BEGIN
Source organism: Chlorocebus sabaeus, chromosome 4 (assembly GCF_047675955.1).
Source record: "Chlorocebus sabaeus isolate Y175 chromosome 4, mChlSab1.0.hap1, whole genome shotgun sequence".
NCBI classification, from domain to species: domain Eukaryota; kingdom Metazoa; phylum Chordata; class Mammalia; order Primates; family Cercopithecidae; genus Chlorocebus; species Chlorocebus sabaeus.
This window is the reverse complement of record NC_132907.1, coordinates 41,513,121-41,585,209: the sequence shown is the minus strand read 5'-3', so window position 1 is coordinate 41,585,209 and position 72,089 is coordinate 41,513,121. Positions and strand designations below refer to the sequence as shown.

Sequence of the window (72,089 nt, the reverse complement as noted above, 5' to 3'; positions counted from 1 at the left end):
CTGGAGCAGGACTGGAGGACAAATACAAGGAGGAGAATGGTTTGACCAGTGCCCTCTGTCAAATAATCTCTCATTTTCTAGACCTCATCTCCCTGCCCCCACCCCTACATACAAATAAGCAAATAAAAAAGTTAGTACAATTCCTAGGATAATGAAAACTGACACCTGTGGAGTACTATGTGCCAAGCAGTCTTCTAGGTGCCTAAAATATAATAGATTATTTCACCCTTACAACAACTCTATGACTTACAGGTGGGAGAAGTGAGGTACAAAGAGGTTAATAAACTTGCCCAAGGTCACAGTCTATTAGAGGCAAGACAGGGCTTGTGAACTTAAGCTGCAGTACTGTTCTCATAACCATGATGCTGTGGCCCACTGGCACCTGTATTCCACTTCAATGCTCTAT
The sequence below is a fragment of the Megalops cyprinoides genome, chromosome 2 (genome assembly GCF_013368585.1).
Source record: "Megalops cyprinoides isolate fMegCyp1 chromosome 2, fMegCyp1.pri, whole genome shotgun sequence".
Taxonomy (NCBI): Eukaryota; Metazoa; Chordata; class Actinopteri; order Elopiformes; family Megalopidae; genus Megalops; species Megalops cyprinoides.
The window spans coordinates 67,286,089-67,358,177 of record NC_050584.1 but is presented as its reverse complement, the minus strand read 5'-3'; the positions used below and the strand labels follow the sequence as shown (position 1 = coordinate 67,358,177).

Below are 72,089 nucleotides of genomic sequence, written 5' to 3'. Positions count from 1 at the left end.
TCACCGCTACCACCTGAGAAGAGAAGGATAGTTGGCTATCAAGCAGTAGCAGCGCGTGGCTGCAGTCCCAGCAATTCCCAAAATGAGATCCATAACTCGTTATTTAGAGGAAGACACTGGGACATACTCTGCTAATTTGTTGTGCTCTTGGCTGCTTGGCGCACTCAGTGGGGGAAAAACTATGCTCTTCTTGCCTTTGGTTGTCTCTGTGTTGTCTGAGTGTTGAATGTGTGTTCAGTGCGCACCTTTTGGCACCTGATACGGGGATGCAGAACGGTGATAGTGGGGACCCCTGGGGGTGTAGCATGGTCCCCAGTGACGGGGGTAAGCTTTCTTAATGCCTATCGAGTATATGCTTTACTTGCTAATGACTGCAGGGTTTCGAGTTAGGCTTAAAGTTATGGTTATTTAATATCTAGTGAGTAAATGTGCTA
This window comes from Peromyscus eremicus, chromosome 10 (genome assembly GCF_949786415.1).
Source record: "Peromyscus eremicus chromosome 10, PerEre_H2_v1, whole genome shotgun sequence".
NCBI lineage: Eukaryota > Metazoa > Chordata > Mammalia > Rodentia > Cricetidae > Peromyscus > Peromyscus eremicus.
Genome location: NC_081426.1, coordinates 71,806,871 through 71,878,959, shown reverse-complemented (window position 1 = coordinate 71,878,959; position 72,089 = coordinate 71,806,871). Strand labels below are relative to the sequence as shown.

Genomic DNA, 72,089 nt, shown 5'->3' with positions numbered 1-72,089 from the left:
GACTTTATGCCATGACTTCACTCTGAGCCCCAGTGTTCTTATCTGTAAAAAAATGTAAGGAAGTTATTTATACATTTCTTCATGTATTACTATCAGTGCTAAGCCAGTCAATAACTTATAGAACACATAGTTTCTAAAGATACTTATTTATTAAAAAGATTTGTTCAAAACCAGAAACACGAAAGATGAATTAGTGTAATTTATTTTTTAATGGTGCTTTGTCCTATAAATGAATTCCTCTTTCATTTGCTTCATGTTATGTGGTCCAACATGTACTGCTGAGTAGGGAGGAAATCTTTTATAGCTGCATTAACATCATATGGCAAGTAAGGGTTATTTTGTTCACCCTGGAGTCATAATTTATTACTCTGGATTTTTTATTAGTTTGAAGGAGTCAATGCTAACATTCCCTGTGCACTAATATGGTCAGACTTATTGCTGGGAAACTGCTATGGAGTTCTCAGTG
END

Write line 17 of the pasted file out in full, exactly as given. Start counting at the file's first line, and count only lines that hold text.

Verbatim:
Genomic DNA, 72,089 nt, shown 5'->3' with positions numbered 1-72,089 from the left: